My next step was to restore my contacts which I did using the features of Backup Assistant Pus. And finally, I double checked that my new phone and all apps on the phone were running the latest versions. While not the easiest process in the world, I was up and running in less than two hours. Not bad for a fast new phone with all of the same programs and features I’d come to enjoy.

So, don’t be fearful of getting that upgrade! If you find yourself needing to replace your next smart device it’s possible to do it yourself. Just be sure to take down as much information as you can and make a good backup copy of everything using several methods. Alternatively, if you would like help from someone experienced or would like someone to do it for you, please feel free to give me a call.

The click of death

Saturday, February 21st, 2009

We are starting to see a lot of dead hard drives at my PC Techs over the past several months. I think a lot of this has to due with the rapid expansion of storage capacity over the past several years. All of this growth has put a strain on the industry to maintain quality in manufacturing. Here’s a good article that speaks to the growth and another that touches upon reasons for hard drive failure.

When a hard drive dies, several factors determine whether or not you can recover your data at a reasonable price. The most important factor of course is the extent to which your hard drive is damaged. In many cases, if the hard drive is not yet completely disabled, the data can be recovered and backed up to another system within hours on the same day. This is done without expensive equipment by an experienced computer tech with the right software and know-how. Even using this low cost method, however, could set you back several hundreds of dollars. It is a time consuming process to recover data from a damaged drive.

In cases where a hard drive has experienced complete failure or is more severely damaged, there is little that anyone can do but send the drive to a specialized clean room facility. This is an unfortunate situation, as clean-room facility data recovery typically begins at $1800 and up.

Ultimately, you want to do everything you can to protect your valuable information from loss and prevent either of the scenarious above. The good news: There’s plenty you can do in advance before a hard-drive fails to protect yourself.

First and foremost, manufacturer and brand of drive is very important. If you’re buying a pre-configured system (such as one from Dell), you may not have a lot of choice over the manufacturer and brand of the hard drive that comes with your computer. However, if you’re building your own computer or if you’re buying a replacement system, look for hard drive manufacturers who have a track record of reliability and a drive brand that has high ratings. I have always preferred Western Digital hard drives above all others in the market for this very reason. Through hundreds of hard drive recoveries I can tell you that Western Digital has the lowest failure rate of all other manufactueres that I’ve seen.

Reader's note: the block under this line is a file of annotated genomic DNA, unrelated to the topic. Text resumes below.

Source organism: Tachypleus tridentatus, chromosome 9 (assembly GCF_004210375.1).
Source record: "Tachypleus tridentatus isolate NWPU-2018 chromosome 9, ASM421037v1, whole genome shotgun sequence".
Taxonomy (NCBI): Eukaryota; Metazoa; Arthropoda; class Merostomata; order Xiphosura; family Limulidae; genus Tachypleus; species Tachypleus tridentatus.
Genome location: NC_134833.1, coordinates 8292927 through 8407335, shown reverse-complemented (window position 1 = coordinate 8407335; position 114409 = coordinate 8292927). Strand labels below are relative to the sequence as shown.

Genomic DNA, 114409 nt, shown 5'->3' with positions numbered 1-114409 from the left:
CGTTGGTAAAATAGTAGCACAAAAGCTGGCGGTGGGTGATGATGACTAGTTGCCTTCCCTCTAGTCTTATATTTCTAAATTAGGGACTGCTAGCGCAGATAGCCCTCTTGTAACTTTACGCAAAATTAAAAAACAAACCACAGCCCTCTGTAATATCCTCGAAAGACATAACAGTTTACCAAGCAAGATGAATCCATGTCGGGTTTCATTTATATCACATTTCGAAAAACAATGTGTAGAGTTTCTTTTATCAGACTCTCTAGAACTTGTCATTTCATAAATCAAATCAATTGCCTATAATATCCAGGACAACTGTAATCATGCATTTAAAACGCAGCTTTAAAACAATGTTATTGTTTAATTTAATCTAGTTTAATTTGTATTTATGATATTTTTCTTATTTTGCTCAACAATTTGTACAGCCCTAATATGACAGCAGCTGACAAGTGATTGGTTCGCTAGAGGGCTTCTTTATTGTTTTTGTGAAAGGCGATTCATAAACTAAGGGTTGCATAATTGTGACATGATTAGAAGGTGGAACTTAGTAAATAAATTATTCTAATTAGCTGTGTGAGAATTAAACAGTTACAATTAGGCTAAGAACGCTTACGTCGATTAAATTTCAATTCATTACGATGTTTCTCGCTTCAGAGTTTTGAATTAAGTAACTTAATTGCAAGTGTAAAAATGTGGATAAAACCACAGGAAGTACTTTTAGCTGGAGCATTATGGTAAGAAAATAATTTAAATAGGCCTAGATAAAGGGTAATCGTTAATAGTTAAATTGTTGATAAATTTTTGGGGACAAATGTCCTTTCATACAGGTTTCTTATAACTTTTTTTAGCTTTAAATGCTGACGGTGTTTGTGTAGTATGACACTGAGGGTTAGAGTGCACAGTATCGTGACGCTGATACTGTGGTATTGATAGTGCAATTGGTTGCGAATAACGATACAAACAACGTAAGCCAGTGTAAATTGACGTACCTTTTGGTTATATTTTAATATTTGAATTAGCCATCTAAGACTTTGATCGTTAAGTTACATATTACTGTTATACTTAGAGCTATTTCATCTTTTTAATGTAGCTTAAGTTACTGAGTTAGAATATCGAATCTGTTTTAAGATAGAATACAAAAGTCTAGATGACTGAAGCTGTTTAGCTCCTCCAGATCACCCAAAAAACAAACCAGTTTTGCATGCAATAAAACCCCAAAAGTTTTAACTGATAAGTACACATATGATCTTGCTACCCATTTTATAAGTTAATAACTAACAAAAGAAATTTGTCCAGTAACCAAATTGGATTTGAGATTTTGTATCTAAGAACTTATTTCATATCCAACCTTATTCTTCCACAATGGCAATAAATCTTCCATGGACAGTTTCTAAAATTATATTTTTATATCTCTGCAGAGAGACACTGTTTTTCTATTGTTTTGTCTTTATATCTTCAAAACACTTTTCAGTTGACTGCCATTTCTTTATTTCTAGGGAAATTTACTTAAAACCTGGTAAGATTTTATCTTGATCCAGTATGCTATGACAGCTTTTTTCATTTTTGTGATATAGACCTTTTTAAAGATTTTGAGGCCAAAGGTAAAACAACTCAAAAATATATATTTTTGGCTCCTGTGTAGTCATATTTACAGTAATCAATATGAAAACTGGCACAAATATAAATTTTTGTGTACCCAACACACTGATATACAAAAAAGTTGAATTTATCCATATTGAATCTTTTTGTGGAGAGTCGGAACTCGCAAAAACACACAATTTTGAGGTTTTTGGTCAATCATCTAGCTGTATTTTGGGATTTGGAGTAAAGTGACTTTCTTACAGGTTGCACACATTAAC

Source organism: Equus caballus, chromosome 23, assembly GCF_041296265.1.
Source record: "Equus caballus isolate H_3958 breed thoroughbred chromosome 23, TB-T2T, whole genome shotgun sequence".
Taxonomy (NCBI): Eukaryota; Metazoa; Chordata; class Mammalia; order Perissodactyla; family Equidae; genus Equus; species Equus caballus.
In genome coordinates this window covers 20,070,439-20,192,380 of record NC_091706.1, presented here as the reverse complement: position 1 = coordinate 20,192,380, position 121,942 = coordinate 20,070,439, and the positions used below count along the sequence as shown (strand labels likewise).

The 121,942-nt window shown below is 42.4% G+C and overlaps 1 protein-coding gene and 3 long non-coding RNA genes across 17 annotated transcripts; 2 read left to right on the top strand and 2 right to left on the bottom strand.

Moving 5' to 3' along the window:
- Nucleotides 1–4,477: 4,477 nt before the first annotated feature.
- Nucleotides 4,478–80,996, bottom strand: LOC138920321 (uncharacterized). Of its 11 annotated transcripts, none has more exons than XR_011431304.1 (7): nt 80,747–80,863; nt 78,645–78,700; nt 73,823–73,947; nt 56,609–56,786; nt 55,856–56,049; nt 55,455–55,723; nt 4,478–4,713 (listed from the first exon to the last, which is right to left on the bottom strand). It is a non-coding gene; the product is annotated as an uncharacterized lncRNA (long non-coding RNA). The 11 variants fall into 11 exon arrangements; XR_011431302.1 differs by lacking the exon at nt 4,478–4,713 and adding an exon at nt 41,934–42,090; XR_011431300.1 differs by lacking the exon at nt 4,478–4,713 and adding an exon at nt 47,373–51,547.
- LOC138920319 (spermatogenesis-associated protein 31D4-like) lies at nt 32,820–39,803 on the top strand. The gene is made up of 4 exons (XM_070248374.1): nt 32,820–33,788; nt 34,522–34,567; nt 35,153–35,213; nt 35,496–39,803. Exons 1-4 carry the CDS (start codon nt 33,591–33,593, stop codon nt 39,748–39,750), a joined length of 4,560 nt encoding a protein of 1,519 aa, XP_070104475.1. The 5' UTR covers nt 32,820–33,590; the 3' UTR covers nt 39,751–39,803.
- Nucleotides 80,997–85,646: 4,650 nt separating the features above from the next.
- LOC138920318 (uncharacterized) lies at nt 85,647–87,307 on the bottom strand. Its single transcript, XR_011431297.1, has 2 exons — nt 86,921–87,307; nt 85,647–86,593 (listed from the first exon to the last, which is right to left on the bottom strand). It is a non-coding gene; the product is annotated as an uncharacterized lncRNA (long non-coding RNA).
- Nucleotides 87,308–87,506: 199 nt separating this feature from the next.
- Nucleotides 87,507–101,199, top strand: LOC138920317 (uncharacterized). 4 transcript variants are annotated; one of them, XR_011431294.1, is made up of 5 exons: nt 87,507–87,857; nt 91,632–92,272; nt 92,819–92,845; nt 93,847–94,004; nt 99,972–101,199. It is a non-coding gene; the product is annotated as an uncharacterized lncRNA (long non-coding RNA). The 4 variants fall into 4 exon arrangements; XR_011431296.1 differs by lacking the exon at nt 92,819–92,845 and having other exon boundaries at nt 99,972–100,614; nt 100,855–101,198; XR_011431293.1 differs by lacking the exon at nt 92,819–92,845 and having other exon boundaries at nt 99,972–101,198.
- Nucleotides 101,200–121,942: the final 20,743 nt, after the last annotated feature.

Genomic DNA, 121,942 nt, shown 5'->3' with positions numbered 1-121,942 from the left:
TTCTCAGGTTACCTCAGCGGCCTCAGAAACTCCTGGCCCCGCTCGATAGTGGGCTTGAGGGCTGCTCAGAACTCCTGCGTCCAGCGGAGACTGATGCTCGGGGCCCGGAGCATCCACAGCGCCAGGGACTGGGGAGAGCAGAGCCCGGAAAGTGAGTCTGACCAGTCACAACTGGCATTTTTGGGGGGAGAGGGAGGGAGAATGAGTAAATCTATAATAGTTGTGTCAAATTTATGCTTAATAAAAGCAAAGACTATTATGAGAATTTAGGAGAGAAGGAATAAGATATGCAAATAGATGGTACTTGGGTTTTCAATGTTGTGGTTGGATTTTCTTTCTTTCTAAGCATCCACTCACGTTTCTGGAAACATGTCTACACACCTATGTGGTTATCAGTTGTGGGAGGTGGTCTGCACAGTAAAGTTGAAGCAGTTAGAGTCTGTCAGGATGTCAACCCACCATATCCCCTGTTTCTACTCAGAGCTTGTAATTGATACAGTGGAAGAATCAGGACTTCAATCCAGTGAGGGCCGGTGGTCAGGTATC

Second, no matter what hard drive you do have, realize that every drive WILL fail at some point. It may be in a month, it may be in a decade. Eventually, the drive will quit and at that point you’ll want to be sure you have a good backup of your information on hand. my PC Techs can help you establish a backup plan that will protect your data against loss regardless of what happens. Our typical plan will account for all types of possible disasters, such as fire, flood, viruses and/or hard drive failure. From all of your purchased iTunes music, to invaluable pictures of family and friends, and other personal data, it’s difficult to count the value of the information on any individual computer. You owe it to yourself to spend a little bit now, not only to protect your information, but to save yourself from thousands of dollars later if you ever need to get it back and you don’t have a backup on hand.

Finally, keeping an eye and ear on your computer system can help tremendously in preventing catastrophic failure. In almost every single instance, a hard drive that’s failing will give you warning signs before it eventually goes for good. The first place you can look is in the system event logs. As a hard drive begins to quit, the event log will list data read and write errors that will warn you that something bad is about to happen. The second warning sign might come from the hard drive itself. If you hear a clicking noise in your computer, it could be a sign that the hard drive is on it’s last leg. A loud clicking sound coming from your hard drive is a warning to you that you should immediately consult an expert to transition your data over to a new hard drive before it’s lost for good.

Following these few simple steps can be a life saver, literally, as more and more of our life information is stored on our computer systems. If you have any concerns or questions about theh state of your hard drive, establishing a backup plan, or data recovery and data transfer, please contact a specialist today at my PC Techs. We’re happy to answer your questions and provide help.